How to improve energy efficiency of historically significant buildings
How can historic buildings become more energy efficient while conserving their heritage values? A doctoral thesis provides the answer by presenting a new method for combining climate goals and heritage values in historic buildings stocks.
Renovate to improve energy efficiency of historic buildings – and at the same time preserve them for the future. It is not easy to balance careful administration of historic buildings with the need to make them more energy smart. A new thesis at the University of Gothenburg has taken up the challenge and shows the way towards improving energy efficiencies that does not damage the historic and cultural values. The goal is to make it easier to develop strategies for energy efficiency in large building stocks.
“Historic buildings are a significant part of our total building stocks,” says Petra Eriksson, who has conducted her research in a collaboration between the University of Gothenburg and Uppsala University. “There are excellent opportunities for improved energy efficiency here. At the same time, we need to take into account the buildings’ importance as part of our cultural heritage. If we are to achieve our climate and energy goals, we need a broad-based approach that addresses not only individual historic buildings, but entire building stocks.”
Categorising buildings helps
The thesis presents a method that takes a holistic approach to the assessment of both potential energy savings and management of the buildings’ specific conditions. The method includes categorised buildings representing a building stock and takes into account restrictions that limits which methods can be implemented if heritage values are to be preserved.
“By working according to this method, it becomes possible to visualise differences both within and between different parts of a building stock, which depends on the buildings’ age, materials, construction and heritage values,” says Eriksson.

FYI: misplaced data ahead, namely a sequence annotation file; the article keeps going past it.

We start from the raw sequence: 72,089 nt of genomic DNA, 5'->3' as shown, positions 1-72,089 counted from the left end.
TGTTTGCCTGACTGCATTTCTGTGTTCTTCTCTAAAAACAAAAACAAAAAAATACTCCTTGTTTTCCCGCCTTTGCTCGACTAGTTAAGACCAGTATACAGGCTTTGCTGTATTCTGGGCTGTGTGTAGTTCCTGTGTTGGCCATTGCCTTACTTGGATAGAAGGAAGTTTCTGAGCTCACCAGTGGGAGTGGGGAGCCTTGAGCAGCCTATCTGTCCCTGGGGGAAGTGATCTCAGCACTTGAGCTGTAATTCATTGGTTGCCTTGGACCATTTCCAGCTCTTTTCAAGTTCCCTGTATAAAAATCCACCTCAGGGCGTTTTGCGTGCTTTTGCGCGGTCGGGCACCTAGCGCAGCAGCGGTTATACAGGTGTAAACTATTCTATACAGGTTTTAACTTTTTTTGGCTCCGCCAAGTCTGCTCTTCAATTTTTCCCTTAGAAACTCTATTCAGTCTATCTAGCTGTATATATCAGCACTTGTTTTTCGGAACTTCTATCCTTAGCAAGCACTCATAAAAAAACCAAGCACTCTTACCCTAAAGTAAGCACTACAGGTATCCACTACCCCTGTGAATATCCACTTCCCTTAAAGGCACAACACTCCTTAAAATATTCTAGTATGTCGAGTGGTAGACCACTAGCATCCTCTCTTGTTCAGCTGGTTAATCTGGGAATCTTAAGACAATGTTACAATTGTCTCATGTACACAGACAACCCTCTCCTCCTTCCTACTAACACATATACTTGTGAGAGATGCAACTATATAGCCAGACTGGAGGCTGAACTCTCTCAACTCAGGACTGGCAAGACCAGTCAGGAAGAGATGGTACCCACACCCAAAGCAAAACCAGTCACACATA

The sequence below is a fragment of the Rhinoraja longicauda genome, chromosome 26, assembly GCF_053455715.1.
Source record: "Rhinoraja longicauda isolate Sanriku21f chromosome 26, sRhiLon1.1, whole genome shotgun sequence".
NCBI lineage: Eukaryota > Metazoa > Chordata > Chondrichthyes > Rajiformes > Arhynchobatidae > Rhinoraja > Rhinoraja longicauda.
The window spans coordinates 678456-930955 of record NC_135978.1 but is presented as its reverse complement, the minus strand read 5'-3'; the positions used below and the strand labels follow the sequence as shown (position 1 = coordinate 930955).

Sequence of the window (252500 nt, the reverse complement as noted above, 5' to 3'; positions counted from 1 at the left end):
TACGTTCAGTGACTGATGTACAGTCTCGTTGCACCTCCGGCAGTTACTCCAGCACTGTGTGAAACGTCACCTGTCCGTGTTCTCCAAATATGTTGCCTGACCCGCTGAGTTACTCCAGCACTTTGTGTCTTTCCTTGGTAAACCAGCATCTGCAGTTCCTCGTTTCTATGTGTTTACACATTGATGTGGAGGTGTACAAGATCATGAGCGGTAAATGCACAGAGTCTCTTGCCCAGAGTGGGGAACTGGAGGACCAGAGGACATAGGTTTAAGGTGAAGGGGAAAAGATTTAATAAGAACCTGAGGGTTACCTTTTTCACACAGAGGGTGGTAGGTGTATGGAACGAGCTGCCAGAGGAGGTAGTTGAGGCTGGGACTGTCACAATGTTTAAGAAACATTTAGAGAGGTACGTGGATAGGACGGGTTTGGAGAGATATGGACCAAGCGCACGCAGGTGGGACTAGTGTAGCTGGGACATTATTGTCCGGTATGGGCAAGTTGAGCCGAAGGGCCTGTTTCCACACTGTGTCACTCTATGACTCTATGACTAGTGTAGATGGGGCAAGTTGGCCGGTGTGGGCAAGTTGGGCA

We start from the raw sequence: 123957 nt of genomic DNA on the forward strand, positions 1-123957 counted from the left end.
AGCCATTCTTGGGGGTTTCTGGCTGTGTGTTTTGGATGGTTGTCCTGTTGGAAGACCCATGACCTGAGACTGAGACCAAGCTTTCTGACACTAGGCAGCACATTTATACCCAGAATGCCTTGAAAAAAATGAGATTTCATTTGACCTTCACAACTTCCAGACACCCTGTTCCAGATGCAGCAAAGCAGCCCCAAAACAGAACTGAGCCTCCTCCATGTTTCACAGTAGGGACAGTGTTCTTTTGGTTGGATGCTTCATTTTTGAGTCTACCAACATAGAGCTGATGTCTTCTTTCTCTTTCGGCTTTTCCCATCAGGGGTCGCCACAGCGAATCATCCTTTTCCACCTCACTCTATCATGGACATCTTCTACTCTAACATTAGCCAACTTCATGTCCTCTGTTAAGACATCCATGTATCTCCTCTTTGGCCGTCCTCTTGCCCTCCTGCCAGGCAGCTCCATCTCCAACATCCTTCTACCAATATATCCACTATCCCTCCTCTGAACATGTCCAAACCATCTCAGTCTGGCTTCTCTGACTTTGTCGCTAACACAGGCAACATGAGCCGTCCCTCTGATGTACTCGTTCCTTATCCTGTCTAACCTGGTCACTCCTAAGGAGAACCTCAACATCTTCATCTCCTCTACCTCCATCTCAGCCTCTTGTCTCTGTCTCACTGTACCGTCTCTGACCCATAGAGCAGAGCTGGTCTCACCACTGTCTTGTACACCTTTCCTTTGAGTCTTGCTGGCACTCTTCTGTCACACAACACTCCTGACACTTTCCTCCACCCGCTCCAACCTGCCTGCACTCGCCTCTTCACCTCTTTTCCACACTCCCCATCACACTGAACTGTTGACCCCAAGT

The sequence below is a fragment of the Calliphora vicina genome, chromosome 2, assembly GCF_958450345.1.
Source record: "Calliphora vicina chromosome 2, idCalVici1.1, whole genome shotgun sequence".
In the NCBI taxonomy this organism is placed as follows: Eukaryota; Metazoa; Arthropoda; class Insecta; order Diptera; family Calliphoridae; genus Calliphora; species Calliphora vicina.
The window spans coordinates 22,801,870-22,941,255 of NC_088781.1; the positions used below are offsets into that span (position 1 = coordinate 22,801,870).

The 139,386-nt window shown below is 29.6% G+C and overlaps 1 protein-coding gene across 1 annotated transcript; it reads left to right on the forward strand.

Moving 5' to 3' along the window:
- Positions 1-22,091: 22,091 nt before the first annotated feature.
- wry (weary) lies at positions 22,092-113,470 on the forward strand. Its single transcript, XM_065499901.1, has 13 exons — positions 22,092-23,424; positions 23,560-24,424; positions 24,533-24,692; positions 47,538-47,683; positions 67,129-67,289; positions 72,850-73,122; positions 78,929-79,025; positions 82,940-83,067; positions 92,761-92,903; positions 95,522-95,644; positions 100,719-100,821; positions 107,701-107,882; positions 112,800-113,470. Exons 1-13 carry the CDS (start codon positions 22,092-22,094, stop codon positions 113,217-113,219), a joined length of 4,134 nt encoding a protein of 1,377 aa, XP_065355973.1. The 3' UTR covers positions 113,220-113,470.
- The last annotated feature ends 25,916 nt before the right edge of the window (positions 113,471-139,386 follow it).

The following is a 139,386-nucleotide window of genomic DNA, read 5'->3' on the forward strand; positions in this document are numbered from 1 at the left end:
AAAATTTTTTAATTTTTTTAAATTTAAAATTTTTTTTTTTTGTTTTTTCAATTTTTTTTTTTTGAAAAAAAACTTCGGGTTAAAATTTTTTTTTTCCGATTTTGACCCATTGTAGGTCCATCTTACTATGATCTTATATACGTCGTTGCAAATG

Important support for decision makers
She regards the method as an important decision support tool for decision makers, administrators and major property owners, enabling them to make more informed decisions about how to strike a balance between energy saving and conserving cultural values.
“I hope that future research will continue to support development in the area that leads to more standardised planning and decision support processes for stocks of buildings with cultural values,” she says.
Text: Ulrika Ernström
Petra Eriksson, doctoral student in cultural conservation at the University of Gothenburg and lecturer in cultural conservation at Uppsala University, phone: +46 (0)70-5508410, e-mail: firstname.lastname@example.org
Title: Building Conservation with Energy Conservation - Towards differentiated energy renovation strategies in historic building stocks
The study objects in the thesis have been building stocks in Visby, Stockholm and Halland, Sweden.
The thesis will be presented on 16 June 2021 at the University of Gothenburg.
Tor Broström, professor of cultural conservation, Uppsala University
Bosse Lagerqvist, senior lecturer in cultural conservation, University of Gothenburg
Anna Karlström, researcher in cultural conservation, Uppsala University